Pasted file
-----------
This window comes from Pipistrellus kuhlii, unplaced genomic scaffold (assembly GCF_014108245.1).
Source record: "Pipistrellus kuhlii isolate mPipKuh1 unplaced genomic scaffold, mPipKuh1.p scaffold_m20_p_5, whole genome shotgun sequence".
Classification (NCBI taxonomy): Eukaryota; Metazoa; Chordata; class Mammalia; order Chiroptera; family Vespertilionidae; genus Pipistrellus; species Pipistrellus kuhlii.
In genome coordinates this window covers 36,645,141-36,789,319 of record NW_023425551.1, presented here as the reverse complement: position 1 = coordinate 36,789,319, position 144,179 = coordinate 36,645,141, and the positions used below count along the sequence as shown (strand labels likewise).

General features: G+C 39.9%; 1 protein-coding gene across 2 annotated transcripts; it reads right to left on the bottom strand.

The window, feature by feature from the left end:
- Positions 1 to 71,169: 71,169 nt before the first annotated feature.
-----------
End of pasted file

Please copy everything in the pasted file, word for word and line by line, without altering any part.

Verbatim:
This window comes from Pipistrellus kuhlii, unplaced genomic scaffold (assembly GCF_014108245.1).
Source record: "Pipistrellus kuhlii isolate mPipKuh1 unplaced genomic scaffold, mPipKuh1.p scaffold_m20_p_5, whole genome shotgun sequence".
Classification (NCBI taxonomy): Eukaryota; Metazoa; Chordata; class Mammalia; order Chiroptera; family Vespertilionidae; genus Pipistrellus; species Pipistrellus kuhlii.
In genome coordinates this window covers 36,645,141-36,789,319 of record NW_023425551.1, presented here as the reverse complement: position 1 = coordinate 36,789,319, position 144,179 = coordinate 36,645,141, and the positions used below count along the sequence as shown (strand labels likewise).

General features: G+C 39.9%; 1 protein-coding gene across 2 annotated transcripts; it reads right to left on the bottom strand.

The window, feature by feature from the left end:
- Positions 1 to 71,169: 71,169 nt before the first annotated feature.